Learning to be confident and capable journal reviewers: an Australian perspective
Abstract:Journal peer review has been the subject of much research. However, the learning process through which reviewers acquire their reviewing ability, and reviewers' own perceptions of their capability have rarely been a focus. This interview study asked three questions about reviewer capability and training. At what stage did you gain confidence in reviewing? How did you learn how to review? Is formal training necessary? The interview is part of a mixed-method project studying experienced Australian reviewers. The respondents indicate that learning to review is a continuous cycle in which formal training will not work. Following a mostly self-guided initiation, new reviewers establish personal reviewing patterns. By trial and error, the patterns are consolidated and the reviewers eventually feel 'confident'. 'Decisiveness' is a good sign of becoming confident. Most respondents emphasized that journals could play a crucial role in producing good reviewers, e.g. by specifying unambiguously their expectations of 'good reviews'.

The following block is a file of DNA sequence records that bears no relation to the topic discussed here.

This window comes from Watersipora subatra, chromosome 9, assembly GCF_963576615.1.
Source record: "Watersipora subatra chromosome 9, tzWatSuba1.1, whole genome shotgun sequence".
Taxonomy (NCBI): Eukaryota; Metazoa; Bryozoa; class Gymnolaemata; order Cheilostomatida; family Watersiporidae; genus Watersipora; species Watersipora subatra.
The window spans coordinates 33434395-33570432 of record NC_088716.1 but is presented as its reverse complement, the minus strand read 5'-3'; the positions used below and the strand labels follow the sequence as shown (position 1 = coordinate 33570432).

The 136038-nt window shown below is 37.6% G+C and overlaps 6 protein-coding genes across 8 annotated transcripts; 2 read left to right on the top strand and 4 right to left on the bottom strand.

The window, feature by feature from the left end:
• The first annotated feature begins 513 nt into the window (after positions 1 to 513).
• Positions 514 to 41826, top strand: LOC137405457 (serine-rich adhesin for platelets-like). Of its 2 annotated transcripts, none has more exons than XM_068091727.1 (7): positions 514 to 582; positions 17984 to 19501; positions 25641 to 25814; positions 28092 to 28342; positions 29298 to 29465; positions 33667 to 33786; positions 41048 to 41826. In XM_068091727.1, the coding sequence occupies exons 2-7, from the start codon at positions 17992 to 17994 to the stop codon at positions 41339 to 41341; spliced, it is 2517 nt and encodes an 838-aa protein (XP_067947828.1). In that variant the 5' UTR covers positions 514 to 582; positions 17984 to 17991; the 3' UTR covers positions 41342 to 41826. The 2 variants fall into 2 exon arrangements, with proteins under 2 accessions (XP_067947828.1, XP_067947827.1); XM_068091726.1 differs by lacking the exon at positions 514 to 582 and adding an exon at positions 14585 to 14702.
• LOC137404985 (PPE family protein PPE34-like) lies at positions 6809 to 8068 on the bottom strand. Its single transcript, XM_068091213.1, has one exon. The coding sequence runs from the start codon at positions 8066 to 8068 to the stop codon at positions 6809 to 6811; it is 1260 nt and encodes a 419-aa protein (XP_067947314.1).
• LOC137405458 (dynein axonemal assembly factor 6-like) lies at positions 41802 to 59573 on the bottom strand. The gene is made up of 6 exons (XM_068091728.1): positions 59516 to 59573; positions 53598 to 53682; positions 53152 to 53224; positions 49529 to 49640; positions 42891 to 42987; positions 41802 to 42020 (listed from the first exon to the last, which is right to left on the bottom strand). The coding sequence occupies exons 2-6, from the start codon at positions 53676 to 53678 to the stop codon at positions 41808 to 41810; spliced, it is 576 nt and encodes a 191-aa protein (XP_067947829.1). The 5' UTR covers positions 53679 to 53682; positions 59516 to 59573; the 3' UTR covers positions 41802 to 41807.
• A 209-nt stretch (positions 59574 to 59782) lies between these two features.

Document Type: Research Article
Publication date: January 1, 2012
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